Life wasn’t always funny for Patricia Williams. Before taking her comedy tour across North America, she was incarcerated for selling drugs. Following her release in the early ’90s, she encountered difficulty in finding a job. Her 20-page criminal record didn’t help her in even finding odd jobs here and there. When her caseworker recommended stand-up comedy, her life shifted. She became a comedian under her new moniker, “Ms. Pat.”
Williams will bring her quick-witted and unadulterated brand of humor to Dead Crow Comedy on Feb. 16 and 17, for two shows each night (7 p.m. and 9:30 p.m.). Born to a single mother of five children in 1972, Williams’ childhood contained abuse from both her mother and men who would frequent her Atlanta home. “It brings a chill to my bones thinking about how I was raised,” Williams explains.
The few moments where young Williams felt loved were in her grandfather’s care. Together they bonded over NWA (National Wresting Alliance) and he would cook her breakfast every morning (a luxury she did not experience at home). Unfortunately, such small positive moments were not to last; Williams’ grandfather eventually found himself in jail for shooting a woman.
By age 15, Williams already had dropped out of high school and had two children with a man six years her senior. Her partner (referred to as “Derrick” in her autobiography) physically abused Williams until they broke up in 1993. He also taught her how to sell drugs under her pseudonym “Rabbit,” which landed Williams in jail at 18 years old.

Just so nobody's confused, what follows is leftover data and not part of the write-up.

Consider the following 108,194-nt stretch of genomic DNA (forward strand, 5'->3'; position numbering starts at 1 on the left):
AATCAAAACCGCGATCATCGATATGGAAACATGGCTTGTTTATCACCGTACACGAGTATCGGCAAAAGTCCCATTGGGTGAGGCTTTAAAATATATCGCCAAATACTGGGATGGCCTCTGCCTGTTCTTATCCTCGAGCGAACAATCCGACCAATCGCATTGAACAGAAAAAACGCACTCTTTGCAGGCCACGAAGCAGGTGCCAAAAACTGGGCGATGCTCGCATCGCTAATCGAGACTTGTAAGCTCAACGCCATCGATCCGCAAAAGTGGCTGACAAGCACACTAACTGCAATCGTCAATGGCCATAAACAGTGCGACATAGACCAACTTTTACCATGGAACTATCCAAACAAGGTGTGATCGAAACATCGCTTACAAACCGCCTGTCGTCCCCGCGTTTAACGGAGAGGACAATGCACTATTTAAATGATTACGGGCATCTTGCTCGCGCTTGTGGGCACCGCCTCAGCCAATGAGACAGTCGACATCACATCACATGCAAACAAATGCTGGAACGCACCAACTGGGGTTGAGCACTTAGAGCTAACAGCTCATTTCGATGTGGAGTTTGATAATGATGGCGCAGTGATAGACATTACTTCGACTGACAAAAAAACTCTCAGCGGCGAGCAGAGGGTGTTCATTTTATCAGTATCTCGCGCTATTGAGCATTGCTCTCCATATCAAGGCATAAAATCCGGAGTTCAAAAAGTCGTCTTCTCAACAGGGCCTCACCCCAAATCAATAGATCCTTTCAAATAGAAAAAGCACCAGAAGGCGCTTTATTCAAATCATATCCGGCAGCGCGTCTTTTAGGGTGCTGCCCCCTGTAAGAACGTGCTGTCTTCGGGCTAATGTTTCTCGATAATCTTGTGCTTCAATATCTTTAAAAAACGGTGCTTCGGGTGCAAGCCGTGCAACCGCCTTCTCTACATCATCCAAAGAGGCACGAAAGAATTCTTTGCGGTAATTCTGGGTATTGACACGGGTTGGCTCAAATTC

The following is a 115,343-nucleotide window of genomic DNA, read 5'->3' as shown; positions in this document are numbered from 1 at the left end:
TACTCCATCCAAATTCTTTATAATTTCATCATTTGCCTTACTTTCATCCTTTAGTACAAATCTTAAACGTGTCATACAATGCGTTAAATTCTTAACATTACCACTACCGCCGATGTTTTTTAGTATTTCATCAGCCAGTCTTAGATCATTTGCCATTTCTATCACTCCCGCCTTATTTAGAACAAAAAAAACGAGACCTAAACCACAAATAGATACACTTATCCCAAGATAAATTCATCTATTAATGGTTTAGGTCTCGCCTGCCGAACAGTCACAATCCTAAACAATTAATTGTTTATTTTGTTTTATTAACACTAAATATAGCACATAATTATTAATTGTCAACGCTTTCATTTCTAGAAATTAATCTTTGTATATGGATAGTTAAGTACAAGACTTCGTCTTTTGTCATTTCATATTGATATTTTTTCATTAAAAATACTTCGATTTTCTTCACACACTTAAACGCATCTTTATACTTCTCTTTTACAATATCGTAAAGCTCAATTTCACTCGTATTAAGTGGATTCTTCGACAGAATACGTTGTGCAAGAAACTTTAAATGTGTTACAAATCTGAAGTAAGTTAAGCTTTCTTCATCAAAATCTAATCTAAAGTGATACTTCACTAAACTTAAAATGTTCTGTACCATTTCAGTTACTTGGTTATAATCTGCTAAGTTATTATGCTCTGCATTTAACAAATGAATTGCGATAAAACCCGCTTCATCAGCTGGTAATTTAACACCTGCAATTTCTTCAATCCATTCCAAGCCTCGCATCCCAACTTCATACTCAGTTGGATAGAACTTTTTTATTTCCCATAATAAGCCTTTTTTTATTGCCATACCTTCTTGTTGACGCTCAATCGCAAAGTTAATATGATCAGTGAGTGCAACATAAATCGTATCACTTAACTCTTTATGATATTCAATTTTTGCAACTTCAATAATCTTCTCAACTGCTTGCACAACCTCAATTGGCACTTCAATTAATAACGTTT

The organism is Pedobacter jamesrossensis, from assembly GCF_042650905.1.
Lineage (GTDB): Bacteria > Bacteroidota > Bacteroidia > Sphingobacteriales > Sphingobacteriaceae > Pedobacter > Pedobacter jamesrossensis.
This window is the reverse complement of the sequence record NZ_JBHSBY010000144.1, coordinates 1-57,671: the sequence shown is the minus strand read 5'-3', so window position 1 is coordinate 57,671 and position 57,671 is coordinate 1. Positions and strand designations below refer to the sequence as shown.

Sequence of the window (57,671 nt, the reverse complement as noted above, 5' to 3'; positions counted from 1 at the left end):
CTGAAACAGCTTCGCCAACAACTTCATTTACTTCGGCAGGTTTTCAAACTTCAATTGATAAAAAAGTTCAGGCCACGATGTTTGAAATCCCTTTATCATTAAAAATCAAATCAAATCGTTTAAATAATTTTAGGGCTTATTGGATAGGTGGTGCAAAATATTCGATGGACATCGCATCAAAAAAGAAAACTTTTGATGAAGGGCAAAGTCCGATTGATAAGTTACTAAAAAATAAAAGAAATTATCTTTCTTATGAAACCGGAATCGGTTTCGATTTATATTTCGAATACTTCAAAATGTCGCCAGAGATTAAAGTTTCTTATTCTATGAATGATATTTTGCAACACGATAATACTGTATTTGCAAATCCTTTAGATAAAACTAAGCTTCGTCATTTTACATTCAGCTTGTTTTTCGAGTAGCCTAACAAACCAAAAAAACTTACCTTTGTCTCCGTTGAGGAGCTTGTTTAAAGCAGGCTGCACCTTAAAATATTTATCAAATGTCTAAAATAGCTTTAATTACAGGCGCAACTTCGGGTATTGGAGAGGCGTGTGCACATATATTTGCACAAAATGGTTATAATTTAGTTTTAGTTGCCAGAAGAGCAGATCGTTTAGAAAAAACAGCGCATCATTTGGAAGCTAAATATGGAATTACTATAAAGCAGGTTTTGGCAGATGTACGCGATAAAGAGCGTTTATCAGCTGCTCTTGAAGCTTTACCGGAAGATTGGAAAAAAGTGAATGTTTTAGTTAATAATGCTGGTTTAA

“Being a teenage mom, it made me grow the fuck up,” Williams recalls. “It also made me take a look at my life to see what I was handed and what I was about to hand my kids.”
Williams ceased selling drugs following her stint in Atlanta’s Fulton County Jail and decided to get a better job for her children’s sake. With help from her new husband, Garrett Lee, Williams earned her GED in 1997 and completed coursework to become a medical assistant. She had a job lined up at a local doctor’s office, but the offer fell through. Most employers didn’t want to hire a convicted felon. Undeterred, Williams recounted the experience to her caseworker—who, apparently, couldn’t stop laughing at her storytelling.
“She kept telling me I was funny and I should try stand-up,” Williams remembers. “I just wanted to make $500 a week, so my husband would shut the hell up about me getting a job.”
Williams killed her first open-mic performance. The audience loved her brutal honesty, and so did the comedy club managers. She started booking gigs immediately.
“I didn’t think I was good at it, at first, but I knew I could do it,” Williams says. Following her first performance, she studied stand-up comedians like Richard Pryor and Bill Cosby. She wanted to become a better storyteller. “It’s always a challenge introducing new bits,” Williams clarifies. “The more you work on them, though, the better they get.”